Home Importance Ants of Nebraska Butterflies of Nebraska Carrion Beetles of Nebraska Tiger Beetles of Nebraska
Carrion Beetle Genera County Records
Genera Amblycheila Genera Cicindela Genera Tetracha
Bronzed Tiger Beetle




Cicidela repanda repanda Dejean
Adult Length: 10.5 to 13.5 mm
Appearance: Adults are brownish bronze in color with a generous amount of maculation. The marginal band may or may not be narrowly connected to the humeral lunule, but always terminates well short of the apical lunule.
Similar Species: This species can easily be confused with C. hirticollis. Cicindela repanda appears very similar, but the posthumeral section of the humeral lunule extends laterally to slightly forward and is normally re-curved at the end in C. hirticollis. In C. repanda this mark is not re-curved at the end and normally extends at a slight angle toward the posterior. The middle band and humeral lunule are broadly connected in C. hirticollis, while in C. repanda the two are either not connected or only very narrowly. It could also be confused with C. duodecimguttata. It differs from C. duodecimguttata in that the color is brownish bronze rather than dark brown to almost blackish, and that the marginal band in C. repanda nearly touches the humeral lunule. If present, it stops well short of the humeral lunule in C. duodecimguttata. The middle band in C. duodecimguttata is most often fragmented while in C. repanda it is continuous.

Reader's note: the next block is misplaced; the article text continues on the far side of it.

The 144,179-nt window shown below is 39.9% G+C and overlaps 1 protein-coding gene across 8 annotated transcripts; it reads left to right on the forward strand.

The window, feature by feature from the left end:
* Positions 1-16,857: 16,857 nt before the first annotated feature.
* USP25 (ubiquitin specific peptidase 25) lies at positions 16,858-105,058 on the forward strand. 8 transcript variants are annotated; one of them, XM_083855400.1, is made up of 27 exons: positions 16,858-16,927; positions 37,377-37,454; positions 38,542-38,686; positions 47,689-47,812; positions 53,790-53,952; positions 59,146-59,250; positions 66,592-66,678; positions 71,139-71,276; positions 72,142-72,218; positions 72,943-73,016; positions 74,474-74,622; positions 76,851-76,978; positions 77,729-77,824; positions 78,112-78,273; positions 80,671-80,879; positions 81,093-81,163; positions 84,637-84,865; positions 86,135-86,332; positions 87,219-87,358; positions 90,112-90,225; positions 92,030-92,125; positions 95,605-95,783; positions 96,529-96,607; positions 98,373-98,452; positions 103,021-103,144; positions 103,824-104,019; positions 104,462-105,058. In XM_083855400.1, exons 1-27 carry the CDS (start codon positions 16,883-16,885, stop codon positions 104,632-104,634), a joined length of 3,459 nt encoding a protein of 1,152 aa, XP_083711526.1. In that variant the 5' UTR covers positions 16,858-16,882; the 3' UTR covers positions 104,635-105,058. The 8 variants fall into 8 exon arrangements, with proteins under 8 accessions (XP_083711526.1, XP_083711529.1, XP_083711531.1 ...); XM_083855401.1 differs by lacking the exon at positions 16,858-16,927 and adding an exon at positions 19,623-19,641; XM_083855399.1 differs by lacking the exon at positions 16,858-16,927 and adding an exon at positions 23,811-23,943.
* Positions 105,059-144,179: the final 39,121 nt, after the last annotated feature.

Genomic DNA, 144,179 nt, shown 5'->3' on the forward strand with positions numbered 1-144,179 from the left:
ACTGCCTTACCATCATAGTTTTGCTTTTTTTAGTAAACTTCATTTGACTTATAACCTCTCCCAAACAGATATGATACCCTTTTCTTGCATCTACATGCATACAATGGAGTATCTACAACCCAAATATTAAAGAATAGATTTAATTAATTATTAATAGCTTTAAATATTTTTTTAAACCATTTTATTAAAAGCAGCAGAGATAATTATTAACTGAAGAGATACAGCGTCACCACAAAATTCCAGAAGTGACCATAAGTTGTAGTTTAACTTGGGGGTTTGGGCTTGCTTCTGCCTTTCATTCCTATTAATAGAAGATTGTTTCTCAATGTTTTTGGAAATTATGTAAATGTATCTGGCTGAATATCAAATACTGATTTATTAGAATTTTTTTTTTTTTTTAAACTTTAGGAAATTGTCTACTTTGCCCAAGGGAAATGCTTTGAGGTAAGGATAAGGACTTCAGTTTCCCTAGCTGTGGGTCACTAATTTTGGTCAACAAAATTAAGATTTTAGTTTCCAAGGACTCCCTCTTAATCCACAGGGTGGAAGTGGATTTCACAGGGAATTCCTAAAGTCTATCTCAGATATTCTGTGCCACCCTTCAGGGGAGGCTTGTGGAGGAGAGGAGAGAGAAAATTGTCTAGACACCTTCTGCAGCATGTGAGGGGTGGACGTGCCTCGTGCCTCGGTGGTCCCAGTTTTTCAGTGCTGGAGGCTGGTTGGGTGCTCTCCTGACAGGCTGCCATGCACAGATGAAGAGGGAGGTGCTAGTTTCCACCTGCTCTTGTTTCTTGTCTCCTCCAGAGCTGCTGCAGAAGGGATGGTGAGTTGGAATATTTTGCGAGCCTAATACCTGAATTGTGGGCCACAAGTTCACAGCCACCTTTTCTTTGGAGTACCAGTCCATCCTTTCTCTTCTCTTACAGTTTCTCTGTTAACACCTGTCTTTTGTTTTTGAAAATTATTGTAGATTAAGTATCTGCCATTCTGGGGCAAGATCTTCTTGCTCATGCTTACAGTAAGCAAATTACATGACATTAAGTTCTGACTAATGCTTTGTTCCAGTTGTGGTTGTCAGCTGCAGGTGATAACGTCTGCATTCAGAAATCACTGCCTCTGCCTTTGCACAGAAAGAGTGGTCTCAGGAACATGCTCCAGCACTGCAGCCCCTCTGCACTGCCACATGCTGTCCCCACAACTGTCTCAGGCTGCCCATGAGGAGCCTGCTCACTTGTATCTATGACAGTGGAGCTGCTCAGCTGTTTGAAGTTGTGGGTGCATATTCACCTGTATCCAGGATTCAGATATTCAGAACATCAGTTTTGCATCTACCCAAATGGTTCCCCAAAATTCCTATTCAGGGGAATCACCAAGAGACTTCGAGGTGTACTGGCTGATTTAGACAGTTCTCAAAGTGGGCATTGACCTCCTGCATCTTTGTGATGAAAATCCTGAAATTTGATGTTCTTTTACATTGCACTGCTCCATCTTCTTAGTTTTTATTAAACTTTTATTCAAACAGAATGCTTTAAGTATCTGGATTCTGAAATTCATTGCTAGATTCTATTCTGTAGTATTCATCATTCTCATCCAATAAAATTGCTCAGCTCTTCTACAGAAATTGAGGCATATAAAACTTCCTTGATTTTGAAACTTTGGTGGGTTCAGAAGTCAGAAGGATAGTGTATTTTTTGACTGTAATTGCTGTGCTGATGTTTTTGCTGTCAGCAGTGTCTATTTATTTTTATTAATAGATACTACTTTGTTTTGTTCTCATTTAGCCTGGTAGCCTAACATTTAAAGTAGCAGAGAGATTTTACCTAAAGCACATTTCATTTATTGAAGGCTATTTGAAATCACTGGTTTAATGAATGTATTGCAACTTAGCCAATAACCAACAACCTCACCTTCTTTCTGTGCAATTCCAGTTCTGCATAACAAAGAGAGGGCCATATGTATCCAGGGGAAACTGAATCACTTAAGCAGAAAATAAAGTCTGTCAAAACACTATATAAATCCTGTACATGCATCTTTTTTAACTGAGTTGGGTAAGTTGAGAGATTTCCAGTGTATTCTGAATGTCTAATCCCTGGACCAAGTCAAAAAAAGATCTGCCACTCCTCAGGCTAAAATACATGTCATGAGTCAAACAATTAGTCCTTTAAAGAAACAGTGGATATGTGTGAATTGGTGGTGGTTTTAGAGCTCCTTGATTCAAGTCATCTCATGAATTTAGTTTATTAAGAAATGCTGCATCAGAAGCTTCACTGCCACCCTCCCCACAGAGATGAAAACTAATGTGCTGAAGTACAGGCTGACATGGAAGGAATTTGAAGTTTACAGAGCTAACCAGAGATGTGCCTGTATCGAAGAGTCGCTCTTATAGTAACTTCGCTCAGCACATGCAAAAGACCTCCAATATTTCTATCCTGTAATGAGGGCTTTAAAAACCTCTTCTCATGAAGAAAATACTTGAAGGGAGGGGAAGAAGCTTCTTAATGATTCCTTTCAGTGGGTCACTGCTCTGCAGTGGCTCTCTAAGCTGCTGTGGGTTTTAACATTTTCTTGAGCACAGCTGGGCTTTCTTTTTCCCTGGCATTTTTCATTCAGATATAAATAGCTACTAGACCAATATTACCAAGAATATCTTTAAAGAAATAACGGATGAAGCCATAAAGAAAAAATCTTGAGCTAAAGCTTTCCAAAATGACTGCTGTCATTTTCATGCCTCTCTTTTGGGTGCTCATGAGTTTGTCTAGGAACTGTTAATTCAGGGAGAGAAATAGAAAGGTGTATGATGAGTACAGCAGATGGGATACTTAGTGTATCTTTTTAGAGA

Biology: This species prefers moist sandy soils but will tolerate some clay or silt. It can often be seen by the hundreds on river sandbars and lake beaches. Abandoned sand and gravel pits often support very large populations in moist areas. Even swimming beaches may have large populations. It is a skittish species, but most often only flies about 5 to 10 meters when alarmed. It is normally an abundant insect wherever there are open sandy soils that are constantly moist.
Adult Life History: Adults emerge in August and September before overwintering. Activity resumes in March and April and adults remain common well into the summer. Numbers drop gradually after June and adults are usually scarce by late July. It is a spring-fall species
Larval Life History: Larvae occur in vertical burrows in moist soils, most often on beaches and sandbars. They are usually distributed somewhat farther up the beach than those of C. hirticollis. They may also occur on steep riverbanks. Though Shelford (1908) reports a two-year life cycle in Illinois ( Chicago area), it is likely that a few larvae might mature in a single season in most of Nebraska. Most; however, probably require two years as evidenced by an abundance of third instars in May and June. Eggs are laid mostly from April to June and it is believed that most larvae pupate by mid-July of the following summer and emerge as adults in August and September.
Biogeography: This species is abundant throughout most of Nebraska. It probably occurs in nearly every county. Surprisingly, surveys in Johnson, Pawnee, Kimball, Banner, Cheyenne, and Deuel Counties failed to yield this abundant species. It likely occurs in Deuel County along the South Platte River. In North America it occurs across most of the United States, but is spotty west of the Rocky Mountains, and is lacking from the West Coast. It also ranges well into Canada. Three subspecies have been described.